Although water conditions might look dismal for farmers amidst what many have called the “worst drought in California’s history,” local growers can find some solace through various state drought assistance programs currently being offered to agricultural communities.
Recently, the Stanislaus County Board of Supervisors received a notice from the Governor’s Office of Emergency Services stating that the U.S. Department of Agriculture had granted a disaster designation for the county.
Amongst 26 other counties across the state, Stanislaus was nearly automatically approved for the designation after attaining a D2 Severe Drought intensity level on the U.S. Drought Monitor for more than eight weeks. According to the U.S. Drought Monitor, the D2 Severe Drought level is highlighted by likely crop or pasture losses, very high fire risks, common water shortages and imposed water restrictions.
With the USDA Disaster Designation, emergency state assistance is now available to Stanislaus farmers and ranchers who conduct family-sized farming operations. Available assistance includes low-interest emergency farm loans up to a maximum of $500,000 for actual losses as a direct result of the drought, which can be received after applying through the local Farm Service Agency office.
According to the USDA, the FSA will consider each loan application on its own merits, taking into account the extent of losses, security available and repayment ability.
“Our hearts go out to those California farmers and ranchers affected by recent natural disasters,” said Agriculture Secretary Tom Vilsack. “We’re also telling California producers that USDA stands with you and your communities when severe weather and natural disasters threaten to disrupt your livelihood.”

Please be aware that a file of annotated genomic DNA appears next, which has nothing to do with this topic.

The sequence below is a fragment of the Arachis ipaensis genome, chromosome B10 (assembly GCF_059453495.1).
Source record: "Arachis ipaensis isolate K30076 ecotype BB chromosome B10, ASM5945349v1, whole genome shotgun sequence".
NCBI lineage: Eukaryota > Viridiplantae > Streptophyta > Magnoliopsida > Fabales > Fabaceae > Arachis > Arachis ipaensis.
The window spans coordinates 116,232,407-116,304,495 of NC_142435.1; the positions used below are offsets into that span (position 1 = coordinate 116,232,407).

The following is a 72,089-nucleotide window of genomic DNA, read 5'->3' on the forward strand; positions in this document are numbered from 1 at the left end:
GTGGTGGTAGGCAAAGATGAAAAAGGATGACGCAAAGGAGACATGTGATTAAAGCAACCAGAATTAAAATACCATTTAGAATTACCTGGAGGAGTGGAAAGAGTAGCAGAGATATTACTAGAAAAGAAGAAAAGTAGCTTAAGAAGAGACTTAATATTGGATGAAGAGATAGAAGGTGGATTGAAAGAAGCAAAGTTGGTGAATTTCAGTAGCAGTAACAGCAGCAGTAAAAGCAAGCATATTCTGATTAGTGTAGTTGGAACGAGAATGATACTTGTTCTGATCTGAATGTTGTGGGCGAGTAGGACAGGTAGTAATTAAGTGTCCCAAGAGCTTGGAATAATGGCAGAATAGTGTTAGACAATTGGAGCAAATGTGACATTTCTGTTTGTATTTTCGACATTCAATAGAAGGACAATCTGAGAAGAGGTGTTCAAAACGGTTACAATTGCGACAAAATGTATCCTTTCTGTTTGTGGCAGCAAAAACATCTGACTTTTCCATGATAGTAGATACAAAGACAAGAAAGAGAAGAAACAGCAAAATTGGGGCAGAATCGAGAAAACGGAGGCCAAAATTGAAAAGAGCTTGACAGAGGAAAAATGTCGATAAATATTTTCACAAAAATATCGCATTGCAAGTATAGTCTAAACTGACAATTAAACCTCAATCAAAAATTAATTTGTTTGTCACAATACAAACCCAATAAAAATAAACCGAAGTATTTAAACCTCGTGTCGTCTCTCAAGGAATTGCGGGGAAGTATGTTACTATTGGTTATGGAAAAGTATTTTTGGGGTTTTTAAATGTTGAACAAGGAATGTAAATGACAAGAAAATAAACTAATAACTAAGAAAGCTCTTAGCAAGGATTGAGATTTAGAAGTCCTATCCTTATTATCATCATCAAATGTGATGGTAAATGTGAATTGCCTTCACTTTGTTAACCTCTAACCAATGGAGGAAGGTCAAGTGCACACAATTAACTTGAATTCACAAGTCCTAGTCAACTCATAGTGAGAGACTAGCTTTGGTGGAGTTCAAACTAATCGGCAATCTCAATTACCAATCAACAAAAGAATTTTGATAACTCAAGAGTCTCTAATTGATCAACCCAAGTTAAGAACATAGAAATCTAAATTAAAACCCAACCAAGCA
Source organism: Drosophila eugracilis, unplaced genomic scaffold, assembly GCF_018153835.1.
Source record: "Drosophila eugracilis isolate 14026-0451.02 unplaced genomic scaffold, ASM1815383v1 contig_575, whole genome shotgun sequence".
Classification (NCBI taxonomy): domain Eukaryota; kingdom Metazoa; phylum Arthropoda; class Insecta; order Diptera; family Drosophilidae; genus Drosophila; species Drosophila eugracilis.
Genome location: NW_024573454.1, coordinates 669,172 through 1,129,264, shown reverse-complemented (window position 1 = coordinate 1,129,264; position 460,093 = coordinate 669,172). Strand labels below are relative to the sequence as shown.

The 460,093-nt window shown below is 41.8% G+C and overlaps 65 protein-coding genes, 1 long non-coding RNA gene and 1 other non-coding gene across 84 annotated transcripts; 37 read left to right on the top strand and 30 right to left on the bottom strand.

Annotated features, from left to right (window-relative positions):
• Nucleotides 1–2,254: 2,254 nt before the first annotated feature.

In addition to the emergency loan program, the FSA has a variety of programs available helping eligible farmers who apply, including the Non-Insured Crop Disaster Assistance Program – a program providing financial assistance to producers of non-insurable crops when low yields, loss of inventory or prevented planting has occurred due to natural disasters, such as the ongoing drought.
To be eligible for the NAP program through the USDA, applicants must be a landowner, tenant or sharecropper who shares in the risk of producing an eligible crop, with an average nonfarm adjusted gross income limitation of less than $500,000. Eligible crops include non-insurable, commercially-produced commodity crops, such as: crops grown for food; crops planted and grown for livestock consumption, such as grain and forage; crops grown for fiber, such as cotton and flax; crops grown in controlled environments, such as mushrooms and floriculture; specialty crops, such as honey and maple sap; value loss crops, such as aquaculture, Christmas trees and ginseng; sea oats and sea grass; and seed crops producing seed stock that is sold for other eligible crop production.
With the drought affecting several areas of California society, local growers are not the only ones eligible for assistance.
Stanislaus officials were additionally notified last week that many residents within the county qualify for low-interest federal disaster loans from the U.S. Small Business Administration, as the agency is set to offer the disaster loans to small, nonfarm businesses in 39 California counties.
“These loans offset economic losses because of reduced revenues caused by the drought that began Jan. 14 in the [affected] counties,” said Tanya Garfield, acting director of SBA’s Disaster Field Operations Center-West. “SBA eligibility covers both the economic impacts on businesses dependent on farmers and ranchers that have suffered agricultural production losses caused by the disaster and businesses directly impacted by the disaster.”
According to the SBA, small, nonfarm businesses, small agricultural cooperatives, small businesses engaged in aquaculture and most private nonprofit organizations of any size may qualify for the Economic Injury Disaster Loans of up to $2 million to help meet financial obligations and operating expenses.
The loans, which have a four percent interest rate and a maximum term of 30 years, are offered by the SBA whenever the U.S. Secretary of Agriculture designates an agricultural disaster.
The deadline to apply for both the SBA and USDA emergency loans is Sept. 15. To receive application forms and more information, visit www.sba.gov and www.fsa.usda.gov.